'Only risk is not to take risk' says NHS chief

Is the government's national programme for NHS IT set to be the biggest gamble in the world?

Is the government's national programme for NHS IT set to be the biggest gamble in the world?

The question was asked at the Healthcare Computing conference in Harrogate last week by Aidan Halligan, joint senior responsible owner of the £2.3bn programme. He was reading the question from the projected image on the large screen behind him of a headline in last week's issue of Computer Weekly.

The article highlighted a series of risks to the programme, including the lack of support by clinicians, and had questioned whether the risks had made the programme the world's biggest IT gamble.

Halligan, deputy chief medical officer at the Department of Health, said the answer to the question was, "The only risk is not to take the risk." He added, "We have absolutely no choice. We will not let our patients down. We will not let our staff down."

He said there were 100,000 deaths a year in the US due to medical error. "There is a good possibility that 60% of those 100,000 might be avoided if medical histories were instantly available at the physicians' fingertips."

One of the key aims of the UK's national programme is to give physicians controlled access to a centralised database of summary electronic records. Ultimately, the system will replace manual records in hospitals, some of which can go missing or have been known to be accidentally shredded, said Halligan.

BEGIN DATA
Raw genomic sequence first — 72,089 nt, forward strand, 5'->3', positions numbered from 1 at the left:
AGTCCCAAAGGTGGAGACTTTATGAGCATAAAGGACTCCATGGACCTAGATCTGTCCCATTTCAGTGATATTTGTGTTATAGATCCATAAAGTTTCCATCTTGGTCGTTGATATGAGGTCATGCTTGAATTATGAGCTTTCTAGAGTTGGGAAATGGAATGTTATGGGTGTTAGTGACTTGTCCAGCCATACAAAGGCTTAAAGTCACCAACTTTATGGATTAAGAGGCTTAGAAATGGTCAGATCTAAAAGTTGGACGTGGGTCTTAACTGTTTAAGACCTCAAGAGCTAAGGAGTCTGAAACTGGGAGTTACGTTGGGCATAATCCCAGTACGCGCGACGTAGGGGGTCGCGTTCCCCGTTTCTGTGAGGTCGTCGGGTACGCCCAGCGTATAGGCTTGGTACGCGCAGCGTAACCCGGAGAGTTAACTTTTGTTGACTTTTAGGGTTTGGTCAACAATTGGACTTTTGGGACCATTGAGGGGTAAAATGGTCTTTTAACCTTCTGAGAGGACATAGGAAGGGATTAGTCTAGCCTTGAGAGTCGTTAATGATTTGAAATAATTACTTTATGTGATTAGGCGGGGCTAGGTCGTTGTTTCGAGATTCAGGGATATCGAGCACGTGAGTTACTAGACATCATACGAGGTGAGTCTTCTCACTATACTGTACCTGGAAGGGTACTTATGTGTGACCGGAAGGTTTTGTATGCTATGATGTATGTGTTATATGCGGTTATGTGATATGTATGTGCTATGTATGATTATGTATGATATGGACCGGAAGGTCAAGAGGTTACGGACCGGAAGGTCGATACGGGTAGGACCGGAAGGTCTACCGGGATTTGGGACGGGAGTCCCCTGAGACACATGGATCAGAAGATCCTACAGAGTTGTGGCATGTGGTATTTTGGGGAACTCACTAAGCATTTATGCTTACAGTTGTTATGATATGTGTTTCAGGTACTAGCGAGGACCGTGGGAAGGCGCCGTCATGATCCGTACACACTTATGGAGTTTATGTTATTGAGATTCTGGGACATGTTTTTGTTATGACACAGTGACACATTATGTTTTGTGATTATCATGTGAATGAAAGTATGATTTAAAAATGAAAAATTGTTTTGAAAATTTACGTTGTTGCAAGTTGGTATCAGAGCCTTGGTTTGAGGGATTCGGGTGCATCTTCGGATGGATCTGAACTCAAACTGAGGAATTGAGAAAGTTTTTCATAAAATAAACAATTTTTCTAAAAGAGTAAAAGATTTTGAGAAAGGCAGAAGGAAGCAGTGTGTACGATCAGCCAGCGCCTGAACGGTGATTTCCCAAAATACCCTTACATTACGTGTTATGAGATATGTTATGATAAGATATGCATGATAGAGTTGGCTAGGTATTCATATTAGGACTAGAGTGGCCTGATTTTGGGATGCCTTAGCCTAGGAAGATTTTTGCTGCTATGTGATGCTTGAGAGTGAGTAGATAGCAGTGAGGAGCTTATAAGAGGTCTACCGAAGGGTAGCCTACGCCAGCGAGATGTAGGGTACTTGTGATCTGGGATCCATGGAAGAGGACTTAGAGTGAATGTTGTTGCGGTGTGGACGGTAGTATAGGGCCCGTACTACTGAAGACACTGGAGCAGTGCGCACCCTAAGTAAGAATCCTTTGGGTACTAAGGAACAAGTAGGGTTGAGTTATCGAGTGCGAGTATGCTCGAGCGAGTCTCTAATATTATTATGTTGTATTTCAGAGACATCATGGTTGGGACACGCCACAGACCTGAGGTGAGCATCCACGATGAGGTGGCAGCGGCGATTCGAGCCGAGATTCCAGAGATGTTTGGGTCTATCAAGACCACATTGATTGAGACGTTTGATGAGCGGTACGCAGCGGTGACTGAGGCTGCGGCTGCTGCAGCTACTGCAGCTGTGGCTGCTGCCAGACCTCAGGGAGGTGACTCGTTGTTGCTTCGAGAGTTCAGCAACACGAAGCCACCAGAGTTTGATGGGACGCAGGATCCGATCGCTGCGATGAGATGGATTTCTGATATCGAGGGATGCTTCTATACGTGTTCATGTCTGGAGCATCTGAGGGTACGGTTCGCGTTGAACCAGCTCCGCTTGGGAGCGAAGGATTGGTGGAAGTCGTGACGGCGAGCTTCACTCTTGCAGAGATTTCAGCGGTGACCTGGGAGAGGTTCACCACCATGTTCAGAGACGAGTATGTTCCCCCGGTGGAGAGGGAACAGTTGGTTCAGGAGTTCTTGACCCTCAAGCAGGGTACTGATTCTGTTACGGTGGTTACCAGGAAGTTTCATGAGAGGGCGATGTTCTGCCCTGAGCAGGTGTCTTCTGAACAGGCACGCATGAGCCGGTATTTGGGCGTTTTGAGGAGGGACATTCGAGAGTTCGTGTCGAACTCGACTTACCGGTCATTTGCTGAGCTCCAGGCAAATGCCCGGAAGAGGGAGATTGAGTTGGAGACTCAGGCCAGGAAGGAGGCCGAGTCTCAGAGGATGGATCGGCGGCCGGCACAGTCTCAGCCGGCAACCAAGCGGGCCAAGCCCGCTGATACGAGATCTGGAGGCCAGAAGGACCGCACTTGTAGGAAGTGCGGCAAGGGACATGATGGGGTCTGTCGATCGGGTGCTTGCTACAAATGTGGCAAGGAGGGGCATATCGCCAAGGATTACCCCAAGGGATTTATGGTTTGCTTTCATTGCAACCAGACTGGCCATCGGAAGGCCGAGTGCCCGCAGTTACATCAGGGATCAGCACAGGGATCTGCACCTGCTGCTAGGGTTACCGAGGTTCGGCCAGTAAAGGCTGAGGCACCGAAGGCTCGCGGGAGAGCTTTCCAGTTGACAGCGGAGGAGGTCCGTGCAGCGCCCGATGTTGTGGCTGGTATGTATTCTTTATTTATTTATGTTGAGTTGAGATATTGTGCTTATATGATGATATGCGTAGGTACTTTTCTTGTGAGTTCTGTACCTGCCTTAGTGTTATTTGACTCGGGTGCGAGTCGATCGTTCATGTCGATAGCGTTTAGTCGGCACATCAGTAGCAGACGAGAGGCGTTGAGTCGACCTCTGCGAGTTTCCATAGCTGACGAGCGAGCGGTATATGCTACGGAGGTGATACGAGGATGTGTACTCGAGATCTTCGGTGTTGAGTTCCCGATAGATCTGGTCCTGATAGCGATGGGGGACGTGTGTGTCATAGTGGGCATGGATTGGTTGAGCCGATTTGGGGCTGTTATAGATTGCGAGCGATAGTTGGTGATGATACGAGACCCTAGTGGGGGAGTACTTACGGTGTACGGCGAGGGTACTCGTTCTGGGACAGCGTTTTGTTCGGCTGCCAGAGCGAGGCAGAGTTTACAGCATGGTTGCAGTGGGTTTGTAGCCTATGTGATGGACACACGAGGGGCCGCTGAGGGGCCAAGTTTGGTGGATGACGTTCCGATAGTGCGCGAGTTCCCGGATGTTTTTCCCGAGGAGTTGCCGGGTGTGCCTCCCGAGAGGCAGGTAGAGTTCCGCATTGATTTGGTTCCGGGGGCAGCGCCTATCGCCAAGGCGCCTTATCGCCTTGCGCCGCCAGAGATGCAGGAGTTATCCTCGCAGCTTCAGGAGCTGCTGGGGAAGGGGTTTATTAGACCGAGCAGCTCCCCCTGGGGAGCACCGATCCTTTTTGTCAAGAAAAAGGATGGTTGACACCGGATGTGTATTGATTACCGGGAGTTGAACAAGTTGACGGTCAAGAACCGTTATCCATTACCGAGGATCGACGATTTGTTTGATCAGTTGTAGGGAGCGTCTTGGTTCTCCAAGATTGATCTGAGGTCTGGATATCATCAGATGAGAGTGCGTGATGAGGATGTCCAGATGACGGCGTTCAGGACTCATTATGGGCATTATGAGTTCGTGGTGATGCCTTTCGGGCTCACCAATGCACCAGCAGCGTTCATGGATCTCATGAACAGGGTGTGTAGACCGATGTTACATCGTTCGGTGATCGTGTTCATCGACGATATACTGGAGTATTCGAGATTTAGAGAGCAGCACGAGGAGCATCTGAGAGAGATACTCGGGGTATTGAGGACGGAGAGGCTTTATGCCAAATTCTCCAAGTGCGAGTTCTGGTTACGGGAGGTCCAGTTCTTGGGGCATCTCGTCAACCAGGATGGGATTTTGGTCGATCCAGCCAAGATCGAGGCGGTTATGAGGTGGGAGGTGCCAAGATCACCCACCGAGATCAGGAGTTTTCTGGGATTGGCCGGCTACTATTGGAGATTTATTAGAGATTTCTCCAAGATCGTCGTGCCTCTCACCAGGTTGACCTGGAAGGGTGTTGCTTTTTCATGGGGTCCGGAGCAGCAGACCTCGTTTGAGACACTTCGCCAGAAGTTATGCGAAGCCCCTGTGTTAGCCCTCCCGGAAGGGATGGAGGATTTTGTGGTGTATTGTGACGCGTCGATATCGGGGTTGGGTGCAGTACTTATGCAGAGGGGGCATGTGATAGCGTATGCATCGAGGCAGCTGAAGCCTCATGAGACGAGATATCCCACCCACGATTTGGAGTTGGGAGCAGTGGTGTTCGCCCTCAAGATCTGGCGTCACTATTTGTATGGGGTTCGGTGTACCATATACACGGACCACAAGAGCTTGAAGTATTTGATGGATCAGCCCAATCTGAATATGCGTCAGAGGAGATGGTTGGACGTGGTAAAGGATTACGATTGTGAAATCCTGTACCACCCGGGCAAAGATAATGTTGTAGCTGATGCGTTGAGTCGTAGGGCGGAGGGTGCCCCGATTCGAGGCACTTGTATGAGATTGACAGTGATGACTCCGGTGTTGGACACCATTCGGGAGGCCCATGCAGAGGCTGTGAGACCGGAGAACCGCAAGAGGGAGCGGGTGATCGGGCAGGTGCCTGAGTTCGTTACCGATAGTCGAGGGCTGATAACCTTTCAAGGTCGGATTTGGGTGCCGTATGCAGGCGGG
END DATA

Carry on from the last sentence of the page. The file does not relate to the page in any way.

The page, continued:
Up to 50 million patients in England will also have access to their records by home computer or, ultimately, via their televisions. The National Care Records Service is due to start going live this year.

Halligan's role as a senior responsible owner entails ensuring that clinicians support the national programme and that the benefits of the multibillion-pound spend are realised. In his well-received speech at the end of the three-day conference, he showed none of the reluctance of others in the Department of Health who have declined to publicly discuss in detail the risks of failure.

Halligan, himself a clinician, highlighted some of the results of a survey of doctors conducted by internet polling specialist Medix on behalf of Computer Weekly and the national programme for IT. The survey found that 88% of doctors saw consultation over the national programme as important or very important, but 75% said there had been none that included them personally.

"That is reality," said Halligan. "If we go into reality blindness on this, we are programming to fail."

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